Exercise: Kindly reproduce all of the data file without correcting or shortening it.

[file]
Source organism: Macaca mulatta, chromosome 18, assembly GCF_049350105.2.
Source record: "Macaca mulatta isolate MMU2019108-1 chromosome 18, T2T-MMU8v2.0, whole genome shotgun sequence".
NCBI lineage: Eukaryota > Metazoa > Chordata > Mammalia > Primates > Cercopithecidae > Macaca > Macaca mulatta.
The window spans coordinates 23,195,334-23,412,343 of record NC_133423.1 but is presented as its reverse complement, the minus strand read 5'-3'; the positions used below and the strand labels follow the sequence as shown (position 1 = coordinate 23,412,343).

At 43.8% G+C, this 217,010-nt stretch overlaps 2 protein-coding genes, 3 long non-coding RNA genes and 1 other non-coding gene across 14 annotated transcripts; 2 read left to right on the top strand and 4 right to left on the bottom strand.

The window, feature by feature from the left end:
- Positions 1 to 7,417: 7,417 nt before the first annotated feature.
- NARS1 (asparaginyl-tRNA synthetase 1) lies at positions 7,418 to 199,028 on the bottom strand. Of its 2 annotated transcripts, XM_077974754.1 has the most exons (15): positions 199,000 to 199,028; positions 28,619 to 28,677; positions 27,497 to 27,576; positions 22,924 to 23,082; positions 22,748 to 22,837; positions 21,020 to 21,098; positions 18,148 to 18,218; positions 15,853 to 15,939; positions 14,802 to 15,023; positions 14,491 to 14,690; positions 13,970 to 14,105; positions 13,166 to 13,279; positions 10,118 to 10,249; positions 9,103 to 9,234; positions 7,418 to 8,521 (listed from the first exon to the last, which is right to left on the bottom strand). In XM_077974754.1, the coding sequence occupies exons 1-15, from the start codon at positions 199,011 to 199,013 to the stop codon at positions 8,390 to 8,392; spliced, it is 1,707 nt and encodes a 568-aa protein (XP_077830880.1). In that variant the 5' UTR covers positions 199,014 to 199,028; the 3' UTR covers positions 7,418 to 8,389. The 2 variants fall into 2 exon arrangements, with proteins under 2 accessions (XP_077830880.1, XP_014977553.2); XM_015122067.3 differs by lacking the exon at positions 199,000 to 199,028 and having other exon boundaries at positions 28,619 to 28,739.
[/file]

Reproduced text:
Source organism: Macaca mulatta, chromosome 18, assembly GCF_049350105.2.
Source record: "Macaca mulatta isolate MMU2019108-1 chromosome 18, T2T-MMU8v2.0, whole genome shotgun sequence".
NCBI lineage: Eukaryota > Metazoa > Chordata > Mammalia > Primates > Cercopithecidae > Macaca > Macaca mulatta.
The window spans coordinates 23,195,334-23,412,343 of record NC_133423.1 but is presented as its reverse complement, the minus strand read 5'-3'; the positions used below and the strand labels follow the sequence as shown (position 1 = coordinate 23,412,343).

At 43.8% G+C, this 217,010-nt stretch overlaps 2 protein-coding genes, 3 long non-coding RNA genes and 1 other non-coding gene across 14 annotated transcripts; 2 read left to right on the top strand and 4 right to left on the bottom strand.

The window, feature by feature from the left end:
- Positions 1 to 7,417: 7,417 nt before the first annotated feature.
- NARS1 (asparaginyl-tRNA synthetase 1) lies at positions 7,418 to 199,028 on the bottom strand. Of its 2 annotated transcripts, XM_077974754.1 has the most exons (15): positions 199,000 to 199,028; positions 28,619 to 28,677; positions 27,497 to 27,576; positions 22,924 to 23,082; positions 22,748 to 22,837; positions 21,020 to 21,098; positions 18,148 to 18,218; positions 15,853 to 15,939; positions 14,802 to 15,023; positions 14,491 to 14,690; positions 13,970 to 14,105; positions 13,166 to 13,279; positions 10,118 to 10,249; positions 9,103 to 9,234; positions 7,418 to 8,521 (listed from the first exon to the last, which is right to left on the bottom strand). In XM_077974754.1, the coding sequence occupies exons 1-15, from the start codon at positions 199,011 to 199,013 to the stop codon at positions 8,390 to 8,392; spliced, it is 1,707 nt and encodes a 568-aa protein (XP_077830880.1). In that variant the 5' UTR covers positions 199,014 to 199,028; the 3' UTR covers positions 7,418 to 8,389. The 2 variants fall into 2 exon arrangements, with proteins under 2 accessions (XP_077830880.1, XP_014977553.2); XM_015122067.3 differs by lacking the exon at positions 199,000 to 199,028 and having other exon boundaries at positions 28,619 to 28,739.